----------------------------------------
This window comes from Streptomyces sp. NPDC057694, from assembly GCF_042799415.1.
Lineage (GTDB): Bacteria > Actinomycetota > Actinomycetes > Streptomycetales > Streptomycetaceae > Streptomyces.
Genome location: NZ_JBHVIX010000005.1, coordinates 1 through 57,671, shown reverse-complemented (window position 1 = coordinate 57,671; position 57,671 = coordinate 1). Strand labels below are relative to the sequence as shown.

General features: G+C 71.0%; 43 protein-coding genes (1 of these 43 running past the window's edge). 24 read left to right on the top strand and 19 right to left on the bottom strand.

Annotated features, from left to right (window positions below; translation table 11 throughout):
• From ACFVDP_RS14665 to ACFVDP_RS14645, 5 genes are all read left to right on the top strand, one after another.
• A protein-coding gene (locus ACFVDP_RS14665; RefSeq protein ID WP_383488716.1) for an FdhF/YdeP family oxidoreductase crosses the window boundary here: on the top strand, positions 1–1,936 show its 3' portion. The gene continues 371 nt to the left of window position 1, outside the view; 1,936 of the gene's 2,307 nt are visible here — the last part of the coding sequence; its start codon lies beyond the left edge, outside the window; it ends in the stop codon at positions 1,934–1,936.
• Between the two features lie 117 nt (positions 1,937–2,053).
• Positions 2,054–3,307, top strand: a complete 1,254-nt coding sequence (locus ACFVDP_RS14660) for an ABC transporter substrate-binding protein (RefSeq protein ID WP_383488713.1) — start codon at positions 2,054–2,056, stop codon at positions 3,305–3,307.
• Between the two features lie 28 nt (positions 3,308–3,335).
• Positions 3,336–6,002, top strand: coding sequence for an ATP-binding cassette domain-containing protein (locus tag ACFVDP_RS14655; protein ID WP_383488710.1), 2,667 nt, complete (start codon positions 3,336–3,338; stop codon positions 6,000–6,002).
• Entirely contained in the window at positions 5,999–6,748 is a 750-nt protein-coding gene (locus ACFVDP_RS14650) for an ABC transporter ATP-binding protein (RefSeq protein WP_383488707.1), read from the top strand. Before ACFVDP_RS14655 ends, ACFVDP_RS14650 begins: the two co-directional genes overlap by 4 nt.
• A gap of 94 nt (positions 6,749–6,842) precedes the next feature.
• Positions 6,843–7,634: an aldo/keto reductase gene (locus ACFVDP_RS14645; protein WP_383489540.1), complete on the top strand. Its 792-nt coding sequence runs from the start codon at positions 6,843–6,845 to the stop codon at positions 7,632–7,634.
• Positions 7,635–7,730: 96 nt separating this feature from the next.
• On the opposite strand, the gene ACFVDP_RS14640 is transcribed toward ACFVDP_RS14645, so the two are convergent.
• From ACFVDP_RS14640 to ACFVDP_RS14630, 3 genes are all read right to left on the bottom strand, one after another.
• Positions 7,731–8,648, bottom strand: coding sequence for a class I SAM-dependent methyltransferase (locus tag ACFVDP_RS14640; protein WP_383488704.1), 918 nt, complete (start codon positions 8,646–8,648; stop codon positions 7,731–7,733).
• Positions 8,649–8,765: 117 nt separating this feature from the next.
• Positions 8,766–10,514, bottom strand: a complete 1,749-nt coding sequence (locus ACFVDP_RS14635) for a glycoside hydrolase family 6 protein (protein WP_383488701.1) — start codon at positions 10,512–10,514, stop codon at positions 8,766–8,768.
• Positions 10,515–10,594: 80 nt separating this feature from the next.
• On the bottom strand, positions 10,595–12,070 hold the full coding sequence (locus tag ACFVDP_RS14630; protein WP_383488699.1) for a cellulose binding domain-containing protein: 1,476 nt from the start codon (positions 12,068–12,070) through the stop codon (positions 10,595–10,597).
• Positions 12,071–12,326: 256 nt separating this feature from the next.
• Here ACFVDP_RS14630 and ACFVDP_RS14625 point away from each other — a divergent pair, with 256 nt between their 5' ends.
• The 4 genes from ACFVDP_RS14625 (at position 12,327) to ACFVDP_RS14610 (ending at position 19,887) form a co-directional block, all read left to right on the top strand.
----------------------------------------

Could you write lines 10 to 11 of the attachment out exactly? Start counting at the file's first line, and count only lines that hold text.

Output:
• Between the two features lie 28 nt (positions 3,308–3,335).
• Positions 3,336–6,002, top strand: coding sequence for an ATP-binding cassette domain-containing protein (locus tag ACFVDP_RS14655; protein ID WP_383488710.1), 2,667 nt, complete (start codon positions 3,336–3,338; stop codon positions 6,000–6,002).